Some Republican primary voters said they had made up their minds based on more than the names on the ballot.

“I’m conservative, but I think most of the tea party people are a little too extreme,” said David Reynolds, 63, of Union, Kentucky, after voting in his state’s Senate race. He said he cast his vote for McConnell over Bevin.

McConnell was challenged by Bevin, backed by tea party groups in the state where they made their mark four years ago by sweeping GOP Sen. Rand Paul into office.

Out-maneuvered in 2010 when his preferred contender was defeated, McConnell responded this time by running ads featuring testimonials from Paul, and by hiring a top aide to Paul to run his own campaign.

For his part, Bevin stumbled through a campaign that included an appearance at a rally of cock-fighting supporters.

Plagued by low approval ratings, McConnell spent more than $9 million through the end of April on his primary campaign, according to Federal Election Commission figures. Bevin spent $3 million, and outside groups poured in $5 million more — a three-way deluge of television advertisements likely to continue through the fall.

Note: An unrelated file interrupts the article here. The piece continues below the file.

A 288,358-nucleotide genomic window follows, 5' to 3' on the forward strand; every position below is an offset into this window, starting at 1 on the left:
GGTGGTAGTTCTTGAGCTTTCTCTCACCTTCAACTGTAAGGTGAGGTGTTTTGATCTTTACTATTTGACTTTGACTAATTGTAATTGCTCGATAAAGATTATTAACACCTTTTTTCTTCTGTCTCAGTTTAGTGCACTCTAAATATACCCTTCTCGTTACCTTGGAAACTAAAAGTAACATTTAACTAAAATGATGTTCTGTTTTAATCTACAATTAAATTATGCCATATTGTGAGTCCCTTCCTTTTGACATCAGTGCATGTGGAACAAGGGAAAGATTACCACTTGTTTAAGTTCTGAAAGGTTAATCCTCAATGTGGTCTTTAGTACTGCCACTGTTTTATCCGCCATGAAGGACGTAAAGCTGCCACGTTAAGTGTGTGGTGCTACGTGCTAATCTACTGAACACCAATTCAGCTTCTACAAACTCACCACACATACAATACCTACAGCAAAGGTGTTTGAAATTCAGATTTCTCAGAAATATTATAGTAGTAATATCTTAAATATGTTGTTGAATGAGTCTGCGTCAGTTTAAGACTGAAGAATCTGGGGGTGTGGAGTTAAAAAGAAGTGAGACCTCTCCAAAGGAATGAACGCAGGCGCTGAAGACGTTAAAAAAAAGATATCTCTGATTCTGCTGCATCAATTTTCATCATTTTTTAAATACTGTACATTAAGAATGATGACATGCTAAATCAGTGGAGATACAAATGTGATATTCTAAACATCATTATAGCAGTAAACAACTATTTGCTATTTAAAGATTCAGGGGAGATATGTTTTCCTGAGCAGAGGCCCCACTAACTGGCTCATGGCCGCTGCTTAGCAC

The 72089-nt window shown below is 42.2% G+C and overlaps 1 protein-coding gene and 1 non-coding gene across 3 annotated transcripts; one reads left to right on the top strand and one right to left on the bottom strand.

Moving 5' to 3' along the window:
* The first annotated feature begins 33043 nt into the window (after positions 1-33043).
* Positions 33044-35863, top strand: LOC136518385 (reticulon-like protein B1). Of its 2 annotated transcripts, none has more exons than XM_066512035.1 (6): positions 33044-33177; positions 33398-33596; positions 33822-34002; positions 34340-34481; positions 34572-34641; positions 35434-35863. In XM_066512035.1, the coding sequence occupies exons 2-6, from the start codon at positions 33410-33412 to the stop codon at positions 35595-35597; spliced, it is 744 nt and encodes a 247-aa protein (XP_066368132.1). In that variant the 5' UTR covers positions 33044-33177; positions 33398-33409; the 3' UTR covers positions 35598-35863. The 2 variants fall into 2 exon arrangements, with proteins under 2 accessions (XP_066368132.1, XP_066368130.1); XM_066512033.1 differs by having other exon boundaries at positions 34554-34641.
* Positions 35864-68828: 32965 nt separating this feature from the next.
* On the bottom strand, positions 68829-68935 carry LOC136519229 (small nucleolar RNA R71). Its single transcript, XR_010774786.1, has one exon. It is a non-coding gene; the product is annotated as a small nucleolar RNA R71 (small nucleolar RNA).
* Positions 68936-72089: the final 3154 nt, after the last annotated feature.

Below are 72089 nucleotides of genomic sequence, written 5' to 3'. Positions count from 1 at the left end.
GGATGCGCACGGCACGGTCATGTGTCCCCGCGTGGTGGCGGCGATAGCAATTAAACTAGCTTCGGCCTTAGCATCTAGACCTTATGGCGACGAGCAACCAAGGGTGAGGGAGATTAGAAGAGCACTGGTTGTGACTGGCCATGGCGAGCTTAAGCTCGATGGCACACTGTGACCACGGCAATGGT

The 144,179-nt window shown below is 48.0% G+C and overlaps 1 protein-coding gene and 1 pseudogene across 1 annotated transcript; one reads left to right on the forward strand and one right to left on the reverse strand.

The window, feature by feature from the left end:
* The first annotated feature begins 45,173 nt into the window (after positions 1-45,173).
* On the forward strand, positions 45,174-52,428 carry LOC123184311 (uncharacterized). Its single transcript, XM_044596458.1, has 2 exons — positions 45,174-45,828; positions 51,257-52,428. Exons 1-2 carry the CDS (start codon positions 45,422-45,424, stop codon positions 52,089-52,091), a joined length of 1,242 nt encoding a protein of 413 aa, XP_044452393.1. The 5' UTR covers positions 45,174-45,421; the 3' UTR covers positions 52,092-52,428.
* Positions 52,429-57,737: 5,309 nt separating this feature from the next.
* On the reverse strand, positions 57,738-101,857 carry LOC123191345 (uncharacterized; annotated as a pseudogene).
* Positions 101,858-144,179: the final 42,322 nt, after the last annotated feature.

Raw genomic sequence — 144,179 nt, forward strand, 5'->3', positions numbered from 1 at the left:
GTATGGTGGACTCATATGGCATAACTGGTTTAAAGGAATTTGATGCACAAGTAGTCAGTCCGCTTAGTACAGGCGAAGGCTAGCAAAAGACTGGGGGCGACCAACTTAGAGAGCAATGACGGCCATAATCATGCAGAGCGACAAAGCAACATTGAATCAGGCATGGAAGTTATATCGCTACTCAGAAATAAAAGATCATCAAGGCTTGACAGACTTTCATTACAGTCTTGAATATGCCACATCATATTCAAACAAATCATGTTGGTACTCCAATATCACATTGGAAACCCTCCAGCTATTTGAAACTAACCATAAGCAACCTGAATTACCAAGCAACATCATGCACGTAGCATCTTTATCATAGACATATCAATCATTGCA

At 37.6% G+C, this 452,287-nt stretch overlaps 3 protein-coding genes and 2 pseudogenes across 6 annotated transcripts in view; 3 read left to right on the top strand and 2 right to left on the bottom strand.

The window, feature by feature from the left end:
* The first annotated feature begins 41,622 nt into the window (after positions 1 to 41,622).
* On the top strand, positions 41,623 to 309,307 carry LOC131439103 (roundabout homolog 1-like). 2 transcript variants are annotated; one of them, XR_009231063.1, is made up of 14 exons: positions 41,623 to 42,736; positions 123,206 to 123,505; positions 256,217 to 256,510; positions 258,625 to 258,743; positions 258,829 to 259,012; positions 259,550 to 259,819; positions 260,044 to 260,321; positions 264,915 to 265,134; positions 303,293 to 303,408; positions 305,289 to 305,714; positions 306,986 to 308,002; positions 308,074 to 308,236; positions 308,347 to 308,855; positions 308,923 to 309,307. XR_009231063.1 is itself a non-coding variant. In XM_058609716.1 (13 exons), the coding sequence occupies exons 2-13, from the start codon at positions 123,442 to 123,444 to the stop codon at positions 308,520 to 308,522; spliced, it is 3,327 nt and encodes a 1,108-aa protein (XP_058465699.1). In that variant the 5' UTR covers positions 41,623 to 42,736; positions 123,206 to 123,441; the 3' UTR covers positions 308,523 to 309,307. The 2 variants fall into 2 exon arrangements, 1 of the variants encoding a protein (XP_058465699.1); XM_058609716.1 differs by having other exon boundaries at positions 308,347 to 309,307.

The Georgia Senate race was fiercely expensive — $10 million had been spent on television commercials through the end of last week — and highlighted the divisions within the Republican party. Perdue relied on his background as a businessman, while Broun and Gingrey ran farther to the right. Handel sought to capitalize on the backing of former Republican vice presidential candidate Sarah Palin, and Kingston had the support of the U.S. Chamber of Commerce.

In Oregon, Republicans picking a nominee to oppose Sen. Jeff Merkley chose between state Rep. Jason Conger and Monica Wehby, a physician.

There were gubernatorial primaries in Georgia, Oregon and Idaho as well as Pennsylvania and Arkansas, where the statewide primary marked the first broad test of a voter ID law that Republicans passed after winning control of the Legislature in 2012.

In Georgia, Republican Gov. Nathan Deal defeated two primary challengers. State Sen. Jason Carter, grandson of the 39th president, was unopposed for the Democratic nomination.

Corbett’s poor ratings in Pennsylvania drew a crowd in the Democratic gubernatorial primary. Among the contestants was businessman Tom Wolf, who said he would spend $10 million of his own money on the race, as well as Rep. Allyson Schwartz.

A smattering of Republican House members faced primary foes, notably Rep. Mike Simpson of Idaho. Challenger Bryan Smith said the incumbent wasn’t conservative enough, and he drew early support from the Club for Growth in a bid to oust him.

Establishment groups rallied behind Simpson, and the Club for Growth quit running television ads for Smith weeks ago.

In Georgia, former Republican Rep. Bob Barr launched a comeback bid. Former Clinton administration official James Lee Witt ran unopposed in Arkansas for the Democratic nomination to the seat held by Cotton.


AP Writers Bill Barrow and Christina A. Cassidy in Atlanta and Adam Beam in Frankfort, Kentucky, contributed to this report.